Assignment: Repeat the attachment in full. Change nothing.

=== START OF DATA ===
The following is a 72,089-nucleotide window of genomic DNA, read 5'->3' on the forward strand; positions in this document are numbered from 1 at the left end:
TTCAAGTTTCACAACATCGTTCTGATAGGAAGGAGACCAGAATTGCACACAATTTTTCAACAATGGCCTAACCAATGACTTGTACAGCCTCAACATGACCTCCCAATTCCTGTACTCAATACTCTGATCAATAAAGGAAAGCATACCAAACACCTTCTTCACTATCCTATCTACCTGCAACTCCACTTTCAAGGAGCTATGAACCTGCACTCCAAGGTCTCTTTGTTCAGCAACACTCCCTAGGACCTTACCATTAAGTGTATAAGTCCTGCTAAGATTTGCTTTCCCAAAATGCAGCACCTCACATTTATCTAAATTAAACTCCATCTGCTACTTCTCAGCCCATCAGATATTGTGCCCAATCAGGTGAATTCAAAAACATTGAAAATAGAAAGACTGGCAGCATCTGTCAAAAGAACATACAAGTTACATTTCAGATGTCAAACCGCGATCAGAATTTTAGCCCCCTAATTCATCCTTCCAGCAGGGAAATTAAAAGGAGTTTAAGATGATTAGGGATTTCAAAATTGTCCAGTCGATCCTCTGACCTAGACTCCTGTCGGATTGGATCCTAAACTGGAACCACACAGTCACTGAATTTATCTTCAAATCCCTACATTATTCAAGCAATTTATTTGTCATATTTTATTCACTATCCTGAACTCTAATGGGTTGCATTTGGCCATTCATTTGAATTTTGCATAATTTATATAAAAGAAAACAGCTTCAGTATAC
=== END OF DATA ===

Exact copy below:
The following is a 72,089-nucleotide window of genomic DNA, read 5'->3' on the forward strand; positions in this document are numbered from 1 at the left end:
TTCAAGTTTCACAACATCGTTCTGATAGGAAGGAGACCAGAATTGCACACAATTTTTCAACAATGGCCTAACCAATGACTTGTACAGCCTCAACATGACCTCCCAATTCCTGTACTCAATACTCTGATCAATAAAGGAAAGCATACCAAACACCTTCTTCACTATCCTATCTACCTGCAACTCCACTTTCAAGGAGCTATGAACCTGCACTCCAAGGTCTCTTTGTTCAGCAACACTCCCTAGGACCTTACCATTAAGTGTATAAGTCCTGCTAAGATTTGCTTTCCCAAAATGCAGCACCTCACATTTATCTAAATTAAACTCCATCTGCTACTTCTCAGCCCATCAGATATTGTGCCCAATCAGGTGAATTCAAAAACATTGAAAATAGAAAGACTGGCAGCATCTGTCAAAAGAACATACAAGTTACATTTCAGATGTCAAACCGCGATCAGAATTTTAGCCCCCTAATTCATCCTTCCAGCAGGGAAATTAAAAGGAGTTTAAGATGATTAGGGATTTCAAAATTGTCCAGTCGATCCTCTGACCTAGACTCCTGTCGGATTGGATCCTAAACTGGAACCACACAGTCACTGAATTTATCTTCAAATCCCTACATTATTCAAGCAATTTATTTGTCATATTTTATTCACTATCCTGAACTCTAATGGGTTGCATTTGGCCATTCATTTGAATTTTGCATAATTTATATAAAAGAAAACAGCTTCAGTATAC